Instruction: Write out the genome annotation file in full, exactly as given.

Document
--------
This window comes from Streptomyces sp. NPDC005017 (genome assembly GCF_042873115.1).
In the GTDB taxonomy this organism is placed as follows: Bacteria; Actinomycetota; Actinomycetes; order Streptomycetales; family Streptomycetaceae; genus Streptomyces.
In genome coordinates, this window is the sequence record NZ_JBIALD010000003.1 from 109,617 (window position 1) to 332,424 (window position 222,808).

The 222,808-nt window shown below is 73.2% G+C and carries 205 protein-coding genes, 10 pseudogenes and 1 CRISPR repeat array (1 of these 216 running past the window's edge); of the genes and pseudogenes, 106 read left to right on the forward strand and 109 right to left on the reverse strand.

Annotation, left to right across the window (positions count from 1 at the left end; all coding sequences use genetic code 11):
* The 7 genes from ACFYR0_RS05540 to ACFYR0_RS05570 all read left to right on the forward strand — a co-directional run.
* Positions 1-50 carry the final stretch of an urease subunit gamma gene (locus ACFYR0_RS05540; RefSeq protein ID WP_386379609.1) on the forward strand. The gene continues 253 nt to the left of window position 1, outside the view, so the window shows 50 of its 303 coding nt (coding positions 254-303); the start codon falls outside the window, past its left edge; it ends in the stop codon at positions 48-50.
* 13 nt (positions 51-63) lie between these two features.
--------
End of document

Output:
This window comes from Streptomyces sp. NPDC005017 (genome assembly GCF_042873115.1).
In the GTDB taxonomy this organism is placed as follows: Bacteria; Actinomycetota; Actinomycetes; order Streptomycetales; family Streptomycetaceae; genus Streptomyces.
In genome coordinates, this window is the sequence record NZ_JBIALD010000003.1 from 109,617 (window position 1) to 332,424 (window position 222,808).

The 222,808-nt window shown below is 73.2% G+C and carries 205 protein-coding genes, 10 pseudogenes and 1 CRISPR repeat array (1 of these 216 running past the window's edge); of the genes and pseudogenes, 106 read left to right on the forward strand and 109 right to left on the reverse strand.

Annotation, left to right across the window (positions count from 1 at the left end; all coding sequences use genetic code 11):
* The 7 genes from ACFYR0_RS05540 to ACFYR0_RS05570 all read left to right on the forward strand — a co-directional run.
* Positions 1-50 carry the final stretch of an urease subunit gamma gene (locus ACFYR0_RS05540; RefSeq protein ID WP_386379609.1) on the forward strand. The gene continues 253 nt to the left of window position 1, outside the view, so the window shows 50 of its 303 coding nt (coding positions 254-303); the start codon falls outside the window, past its left edge; it ends in the stop codon at positions 48-50.
* 13 nt (positions 51-63) lie between these two features.